Long periods of teaching practice featured prominently in the curriculum. It certainly prepared us for the teaching life ahead.
The 50th Anniversary celebrations on campus saw many of our alumni return to campus and be reunited with fellow alumni. This was none more evident than for Frank Glanz who caught up with classmates he hadn’t seen since finishing his course in 1971!
We were delighted to welcome Frank and other graduates from 1971 to different events, including the House of Commons (pictured below). We loved finding out more about their best memories from their time on campus.
Frank’s Memories of student life at Leeds Trinity
The accommodation on Campus – Rievaulx Hall was newly opened when we arrived in Sept 1967. We had 1/3 pint milk cartons delivered every day. It was before the days of ‘Thatcher the Milk Snatcher’ removed that privilege. This was very handy when making tea or coffee or to drink on its own. Every floor had a basic kitchen area with a hot plate. We used these for making toast as well as boiling water. I remember, also, having HP & ketchup sandwiches for supper if butter/margarine was in short supply. The Halls were centrally heated which was an alien concept to me at the time. I recall the pleasure on frosty mornings not having to place your hand on the window to get rid of the frost to see out!!
There were 2 dining rooms (lower and upper) for the two colleges. We usually went to the lower one and this is where I first experienced ‘Brunch’ which was provided at the weekends for all the late risers! The large student common room had a tea/coffee bar open during the day at one end. Next to this was the drinks bar open in the evenings (Beer was 1/11 a pint as decimalisation was not introduced until 1971). There was a shop at the other end of the common room selling a variety of goods.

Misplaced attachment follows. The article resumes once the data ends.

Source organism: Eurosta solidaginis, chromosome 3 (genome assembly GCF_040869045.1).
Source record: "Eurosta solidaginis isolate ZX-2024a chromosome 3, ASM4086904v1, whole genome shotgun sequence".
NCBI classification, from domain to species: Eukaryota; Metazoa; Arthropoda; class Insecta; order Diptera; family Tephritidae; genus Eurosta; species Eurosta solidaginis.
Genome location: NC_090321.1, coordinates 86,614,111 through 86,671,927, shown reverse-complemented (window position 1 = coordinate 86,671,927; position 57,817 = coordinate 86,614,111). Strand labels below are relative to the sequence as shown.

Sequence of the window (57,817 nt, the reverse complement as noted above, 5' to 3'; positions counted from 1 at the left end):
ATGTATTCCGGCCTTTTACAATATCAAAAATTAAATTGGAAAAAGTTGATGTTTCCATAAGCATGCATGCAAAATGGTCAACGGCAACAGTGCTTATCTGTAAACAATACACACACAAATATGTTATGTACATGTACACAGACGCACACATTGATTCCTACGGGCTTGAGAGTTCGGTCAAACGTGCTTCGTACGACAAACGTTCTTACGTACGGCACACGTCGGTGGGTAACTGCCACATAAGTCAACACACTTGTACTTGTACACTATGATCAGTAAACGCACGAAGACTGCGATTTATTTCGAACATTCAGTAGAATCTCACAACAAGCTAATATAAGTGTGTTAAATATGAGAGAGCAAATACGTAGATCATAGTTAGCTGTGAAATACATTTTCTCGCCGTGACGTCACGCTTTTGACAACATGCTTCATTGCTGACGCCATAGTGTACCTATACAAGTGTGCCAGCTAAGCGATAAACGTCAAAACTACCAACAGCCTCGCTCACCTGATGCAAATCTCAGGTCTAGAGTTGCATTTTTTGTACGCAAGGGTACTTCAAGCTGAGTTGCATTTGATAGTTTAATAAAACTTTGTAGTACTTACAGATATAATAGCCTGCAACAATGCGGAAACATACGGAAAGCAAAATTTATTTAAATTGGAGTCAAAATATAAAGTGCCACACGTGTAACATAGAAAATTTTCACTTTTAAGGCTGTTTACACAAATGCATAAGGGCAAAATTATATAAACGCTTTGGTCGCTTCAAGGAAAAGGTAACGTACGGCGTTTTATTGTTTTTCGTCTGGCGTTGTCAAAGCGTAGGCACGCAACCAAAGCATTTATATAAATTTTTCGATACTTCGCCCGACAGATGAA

In my fourth year I lived in the old convent opposite St Marys in Broadgate Lane. I believe it had been vacated by the nuns when they moved to new premises on campus. It was very big for us four students with lots of different rooms and a large garden. The heating was run by oil which was stored in a large tank at the side of the house. It even had a massive cellar!
Getting out and about
Very few of us had cars and I remember the joy of riding in a friends Riley 1.5 or was it a Wolseley? It had the luxury of leather seats. Another friend had a Ford van and many of us piled into the back for a welcome albeit bumpy ride. We rode to many places in the van like Manchester, Newcastle and the Lake District.
The Old Ball in Horsforth was the original with its maze of little rooms. I believe it was rebuilt in the early 70’s. Many a game of darts was played there and in the Queens which still looks the same today as it did in the late sixties. One student got a regular gig playing the guitar at the Black Bull and many of us would go to listen to him play. He also formed a band with other TASC students and they played at Cookridge Working Men’s Club. We went there to listen as well even to dance!!
We took trips to York, Harrogate and Knaresborough where we took boats out on the river. There were a few soakings needless to say! I remember going to cinemas in Leeds, Bradford and Yeadon. We watched classics such as ‘The Good, the Bad & the Ugly’; ‘Napoleon’ with Rod Steiger; the Prime of Miss Jean Brodie and Ryan’s Daughter. The love of the Silver Screen has stayed with me until this day.